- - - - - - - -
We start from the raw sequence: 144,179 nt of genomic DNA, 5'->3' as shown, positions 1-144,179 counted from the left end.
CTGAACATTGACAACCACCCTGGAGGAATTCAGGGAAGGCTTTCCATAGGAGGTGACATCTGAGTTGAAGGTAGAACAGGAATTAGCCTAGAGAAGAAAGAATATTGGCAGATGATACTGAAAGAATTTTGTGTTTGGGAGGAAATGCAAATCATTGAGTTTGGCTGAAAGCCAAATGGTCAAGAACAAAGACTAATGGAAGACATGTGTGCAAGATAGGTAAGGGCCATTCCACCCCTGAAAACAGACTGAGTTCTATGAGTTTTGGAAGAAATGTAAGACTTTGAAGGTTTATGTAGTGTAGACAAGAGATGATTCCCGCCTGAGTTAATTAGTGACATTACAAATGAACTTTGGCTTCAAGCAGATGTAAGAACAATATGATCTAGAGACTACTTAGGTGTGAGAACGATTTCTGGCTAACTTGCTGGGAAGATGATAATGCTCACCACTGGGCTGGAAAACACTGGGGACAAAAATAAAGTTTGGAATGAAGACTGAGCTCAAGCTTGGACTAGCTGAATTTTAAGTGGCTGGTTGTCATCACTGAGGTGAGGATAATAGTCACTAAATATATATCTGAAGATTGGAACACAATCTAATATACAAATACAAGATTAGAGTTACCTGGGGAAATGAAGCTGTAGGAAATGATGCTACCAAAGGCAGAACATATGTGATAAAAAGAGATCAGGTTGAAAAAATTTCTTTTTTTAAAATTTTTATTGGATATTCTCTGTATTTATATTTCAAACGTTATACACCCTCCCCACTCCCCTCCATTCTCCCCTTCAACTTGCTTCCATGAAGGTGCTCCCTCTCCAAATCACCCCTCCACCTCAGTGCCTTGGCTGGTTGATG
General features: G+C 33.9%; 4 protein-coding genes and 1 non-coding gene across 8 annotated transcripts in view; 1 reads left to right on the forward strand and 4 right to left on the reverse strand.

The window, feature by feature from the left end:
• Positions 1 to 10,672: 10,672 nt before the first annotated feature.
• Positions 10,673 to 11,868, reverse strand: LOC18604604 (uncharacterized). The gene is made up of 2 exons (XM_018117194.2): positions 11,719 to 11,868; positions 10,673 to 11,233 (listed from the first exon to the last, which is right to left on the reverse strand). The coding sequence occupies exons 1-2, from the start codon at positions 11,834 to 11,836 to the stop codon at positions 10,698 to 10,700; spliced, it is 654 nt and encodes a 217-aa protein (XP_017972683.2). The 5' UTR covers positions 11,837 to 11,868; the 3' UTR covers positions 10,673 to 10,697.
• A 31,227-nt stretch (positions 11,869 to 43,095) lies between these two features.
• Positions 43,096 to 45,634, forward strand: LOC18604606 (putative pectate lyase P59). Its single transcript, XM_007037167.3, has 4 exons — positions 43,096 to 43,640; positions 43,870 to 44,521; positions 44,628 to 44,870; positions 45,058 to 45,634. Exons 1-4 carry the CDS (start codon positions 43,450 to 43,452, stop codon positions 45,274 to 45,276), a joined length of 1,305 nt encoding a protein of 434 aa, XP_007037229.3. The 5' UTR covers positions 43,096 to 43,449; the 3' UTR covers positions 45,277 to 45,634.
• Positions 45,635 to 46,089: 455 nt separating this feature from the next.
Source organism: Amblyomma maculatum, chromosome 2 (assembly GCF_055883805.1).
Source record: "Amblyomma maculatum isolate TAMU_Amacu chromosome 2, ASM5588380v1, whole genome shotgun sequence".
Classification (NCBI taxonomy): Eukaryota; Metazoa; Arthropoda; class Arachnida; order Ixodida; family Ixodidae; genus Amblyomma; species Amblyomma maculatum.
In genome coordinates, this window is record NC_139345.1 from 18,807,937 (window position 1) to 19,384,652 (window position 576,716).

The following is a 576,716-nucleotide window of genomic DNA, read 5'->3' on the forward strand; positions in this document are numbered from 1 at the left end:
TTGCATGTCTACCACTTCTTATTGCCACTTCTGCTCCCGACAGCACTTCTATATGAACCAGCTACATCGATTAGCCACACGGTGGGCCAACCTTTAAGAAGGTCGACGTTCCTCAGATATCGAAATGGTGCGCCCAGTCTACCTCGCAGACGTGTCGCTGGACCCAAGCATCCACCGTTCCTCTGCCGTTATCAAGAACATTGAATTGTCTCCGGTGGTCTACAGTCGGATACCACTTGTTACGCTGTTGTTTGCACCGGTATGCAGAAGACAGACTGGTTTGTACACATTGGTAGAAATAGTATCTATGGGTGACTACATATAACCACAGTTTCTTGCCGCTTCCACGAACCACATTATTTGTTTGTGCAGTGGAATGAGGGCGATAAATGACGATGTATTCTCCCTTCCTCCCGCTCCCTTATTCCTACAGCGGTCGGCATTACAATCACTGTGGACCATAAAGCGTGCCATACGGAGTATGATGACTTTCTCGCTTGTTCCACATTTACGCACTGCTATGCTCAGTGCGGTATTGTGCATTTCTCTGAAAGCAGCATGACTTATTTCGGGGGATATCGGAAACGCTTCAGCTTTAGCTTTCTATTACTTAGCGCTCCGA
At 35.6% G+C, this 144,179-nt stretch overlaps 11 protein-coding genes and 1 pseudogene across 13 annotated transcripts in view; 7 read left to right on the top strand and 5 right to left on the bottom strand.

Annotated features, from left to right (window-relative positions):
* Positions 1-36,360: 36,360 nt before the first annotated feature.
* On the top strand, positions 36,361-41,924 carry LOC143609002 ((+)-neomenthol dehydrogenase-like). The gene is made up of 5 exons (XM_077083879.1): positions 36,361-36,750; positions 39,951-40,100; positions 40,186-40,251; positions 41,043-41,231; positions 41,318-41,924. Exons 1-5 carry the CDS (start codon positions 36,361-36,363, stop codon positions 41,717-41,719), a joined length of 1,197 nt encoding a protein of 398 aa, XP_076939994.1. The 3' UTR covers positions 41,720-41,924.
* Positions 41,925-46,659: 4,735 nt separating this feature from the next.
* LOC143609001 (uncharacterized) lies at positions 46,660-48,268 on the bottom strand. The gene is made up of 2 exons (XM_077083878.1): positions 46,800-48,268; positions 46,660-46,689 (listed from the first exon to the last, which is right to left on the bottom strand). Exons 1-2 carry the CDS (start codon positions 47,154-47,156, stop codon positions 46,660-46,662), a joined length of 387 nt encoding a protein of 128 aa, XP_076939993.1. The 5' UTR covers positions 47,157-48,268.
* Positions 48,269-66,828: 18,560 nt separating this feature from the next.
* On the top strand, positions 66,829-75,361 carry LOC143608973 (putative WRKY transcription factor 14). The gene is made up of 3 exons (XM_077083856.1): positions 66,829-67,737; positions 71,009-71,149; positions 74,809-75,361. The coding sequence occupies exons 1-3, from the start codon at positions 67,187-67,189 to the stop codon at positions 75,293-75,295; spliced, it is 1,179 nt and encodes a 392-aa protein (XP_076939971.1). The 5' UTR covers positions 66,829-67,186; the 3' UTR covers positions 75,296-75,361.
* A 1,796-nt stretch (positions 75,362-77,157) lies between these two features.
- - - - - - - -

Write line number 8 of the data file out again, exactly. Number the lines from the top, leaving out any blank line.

• Positions 43,096 to 45,634, forward strand: LOC18604606 (putative pectate lyase P59). Its single transcript, XM_007037167.3, has 4 exons — positions 43,096 to 43,640; positions 43,870 to 44,521; positions 44,628 to 44,870; positions 45,058 to 45,634. Exons 1-4 carry the CDS (start codon positions 43,450 to 43,452, stop codon positions 45,274 to 45,276), a joined length of 1,305 nt encoding a protein of 434 aa, XP_007037229.3. The 5' UTR covers positions 43,096 to 43,449; the 3' UTR covers positions 45,277 to 45,634.